At the other end of the scale, it is equally discreditable that an artisan should not be able to work from a drawing without somebody at hand to explain the drawing; and that any person who wants something made should not be able to supply the maker with a drawing of what is desired; and that anyone whatever should write an illegible hand. "Anyone who has the use of limbs," wrote Lord Chesterfield, "can write any hand he likes," which is perfectly true; but Lord Chesterfield, in his eighteenth century individualism, forgot that the fathers have eaten the sour grapes by which the children's teeth are set on edge, and that to have the use of one's limbs one must be trained in accurate muscular control at an early age. To write badly is certainly a thing to be ashamed of; but the blame lies partly at least with those who have neglected the bad writer's elementary education.
There is room for at least equal improvement with regard to music. Here song is the poetry of which articulate and modulated speech is the prose; and a person badly educated in a musical sense is one who cannot so control the mechanism of speech as to make his/her voice audible and expressive. The best preparation for speaking is to be had by learning to sing; and all those failures of elocution which mar the utterance of so many speakers are due to errors in the technique of voice- production which are, in the main, easily corrigible by a good teacher - are, in fact, the faults which in the very first lessons every music teacher sets about to eradicate. Yet these faults are startlingly common even among persons whose production requires them constantly to speak in public. The same general principles govern the art of bodily gesture, where the poetry is dancing in all its branches - including every kind of athletic exercise. The Greeks were quite right to regard military drill as a kind of dance; and athletic exercises in general are, as the Greeks knew, an indispensable part of all education.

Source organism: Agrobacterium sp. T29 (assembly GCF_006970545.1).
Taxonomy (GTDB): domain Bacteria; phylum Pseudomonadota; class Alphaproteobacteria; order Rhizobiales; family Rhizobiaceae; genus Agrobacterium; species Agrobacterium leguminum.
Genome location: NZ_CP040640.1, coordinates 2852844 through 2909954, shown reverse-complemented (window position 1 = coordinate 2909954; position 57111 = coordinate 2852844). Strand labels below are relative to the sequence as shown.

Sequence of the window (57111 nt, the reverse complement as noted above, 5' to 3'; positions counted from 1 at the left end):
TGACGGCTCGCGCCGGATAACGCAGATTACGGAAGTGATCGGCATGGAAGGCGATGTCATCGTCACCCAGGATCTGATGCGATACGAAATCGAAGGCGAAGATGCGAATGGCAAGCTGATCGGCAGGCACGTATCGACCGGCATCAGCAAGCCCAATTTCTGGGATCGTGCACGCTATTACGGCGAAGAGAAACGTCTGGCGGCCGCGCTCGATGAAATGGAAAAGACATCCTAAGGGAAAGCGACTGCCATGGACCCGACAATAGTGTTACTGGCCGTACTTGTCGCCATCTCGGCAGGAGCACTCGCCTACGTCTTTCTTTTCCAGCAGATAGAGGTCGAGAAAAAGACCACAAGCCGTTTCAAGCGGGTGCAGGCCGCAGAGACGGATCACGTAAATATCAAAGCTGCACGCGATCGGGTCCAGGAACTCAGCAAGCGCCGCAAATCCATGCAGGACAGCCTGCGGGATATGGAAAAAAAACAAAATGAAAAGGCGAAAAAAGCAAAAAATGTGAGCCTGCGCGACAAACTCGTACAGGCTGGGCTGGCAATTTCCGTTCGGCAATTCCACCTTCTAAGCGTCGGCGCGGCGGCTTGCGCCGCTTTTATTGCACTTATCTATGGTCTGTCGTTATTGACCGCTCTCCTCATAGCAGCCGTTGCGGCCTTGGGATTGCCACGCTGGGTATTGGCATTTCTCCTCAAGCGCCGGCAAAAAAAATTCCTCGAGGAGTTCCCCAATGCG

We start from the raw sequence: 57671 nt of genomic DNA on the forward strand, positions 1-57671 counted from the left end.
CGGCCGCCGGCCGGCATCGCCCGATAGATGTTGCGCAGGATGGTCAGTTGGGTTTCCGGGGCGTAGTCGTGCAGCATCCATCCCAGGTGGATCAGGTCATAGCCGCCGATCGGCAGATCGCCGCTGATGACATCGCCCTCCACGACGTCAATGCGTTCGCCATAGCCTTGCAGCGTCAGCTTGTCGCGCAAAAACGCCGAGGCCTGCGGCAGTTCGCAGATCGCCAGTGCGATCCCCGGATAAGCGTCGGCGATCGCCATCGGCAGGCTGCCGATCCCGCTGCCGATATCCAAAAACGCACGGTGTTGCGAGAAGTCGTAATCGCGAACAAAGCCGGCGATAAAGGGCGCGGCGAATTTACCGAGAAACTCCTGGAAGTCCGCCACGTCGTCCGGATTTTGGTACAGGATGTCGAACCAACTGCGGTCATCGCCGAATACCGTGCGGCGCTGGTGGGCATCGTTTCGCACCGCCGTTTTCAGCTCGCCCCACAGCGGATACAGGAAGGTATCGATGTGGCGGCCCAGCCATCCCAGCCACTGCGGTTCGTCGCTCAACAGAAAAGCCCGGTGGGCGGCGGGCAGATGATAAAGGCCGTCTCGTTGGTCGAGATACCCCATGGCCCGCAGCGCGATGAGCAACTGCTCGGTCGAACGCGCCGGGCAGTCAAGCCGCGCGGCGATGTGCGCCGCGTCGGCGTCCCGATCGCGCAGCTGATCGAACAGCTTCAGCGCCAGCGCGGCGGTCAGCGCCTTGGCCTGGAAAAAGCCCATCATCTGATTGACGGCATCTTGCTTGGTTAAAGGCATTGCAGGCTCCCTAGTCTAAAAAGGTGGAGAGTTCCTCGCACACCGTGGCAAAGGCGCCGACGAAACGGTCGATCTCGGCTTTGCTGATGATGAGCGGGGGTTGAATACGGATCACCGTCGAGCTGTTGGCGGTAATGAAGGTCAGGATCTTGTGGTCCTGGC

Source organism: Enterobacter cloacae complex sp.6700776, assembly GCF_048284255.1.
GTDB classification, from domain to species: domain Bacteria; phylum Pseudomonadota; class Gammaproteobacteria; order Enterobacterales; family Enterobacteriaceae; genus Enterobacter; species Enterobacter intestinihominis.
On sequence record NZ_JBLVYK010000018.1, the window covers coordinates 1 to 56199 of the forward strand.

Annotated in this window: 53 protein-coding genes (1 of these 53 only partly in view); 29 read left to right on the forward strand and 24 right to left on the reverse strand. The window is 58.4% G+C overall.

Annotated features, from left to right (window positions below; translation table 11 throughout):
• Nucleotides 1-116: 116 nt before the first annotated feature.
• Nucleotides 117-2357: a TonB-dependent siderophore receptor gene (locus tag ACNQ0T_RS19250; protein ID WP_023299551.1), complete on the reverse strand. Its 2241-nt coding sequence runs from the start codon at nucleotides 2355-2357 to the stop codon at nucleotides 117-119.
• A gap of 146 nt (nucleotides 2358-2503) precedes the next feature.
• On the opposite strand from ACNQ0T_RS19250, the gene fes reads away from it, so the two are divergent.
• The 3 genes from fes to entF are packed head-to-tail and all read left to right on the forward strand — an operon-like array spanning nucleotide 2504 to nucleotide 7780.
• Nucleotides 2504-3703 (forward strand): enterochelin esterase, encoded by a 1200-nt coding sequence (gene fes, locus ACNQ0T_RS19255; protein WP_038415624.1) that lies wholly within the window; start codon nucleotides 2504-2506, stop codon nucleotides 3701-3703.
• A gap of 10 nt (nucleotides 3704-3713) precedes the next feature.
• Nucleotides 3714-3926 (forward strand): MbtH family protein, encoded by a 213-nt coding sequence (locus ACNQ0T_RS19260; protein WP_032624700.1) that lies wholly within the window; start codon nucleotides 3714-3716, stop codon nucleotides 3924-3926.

These notes must suffice to show that our conception of aesthetic education is no mere theory, but a principle that may powerfully help in the work both of understanding education as it is and of creating education as it ought to be. Developed along the lines suggested above, it leads to some such educational programme as this. Education in the arts, which is the only education that can be regarded as truly universal, ought to begin - where in point of fact it always has begun - in the nursery, as soon as a child becomes educable which means, as soon as the child acquires regular physiological habits whose establishment is the first care of mother and nurse; and this should form the main contents of what we call elementary schooling. The child should learn to speak fluently and clearly, not necessarily in the standard English of literary circles, but in the dialect of their native place; for the attempt to eradicate local peculiarities of grammar and pronunication is only a waste of precious time in the pursuit of a motiveless and unattainable uniformity.
This, then is the beginning of my thought on education as a poetry to the real life we are being trained or educated for. It has, indeed, a bit of refinement to undergo, but the essence is at hand for you to address.
- posted by -g @ 5:49 PM | | 0 rocks in pond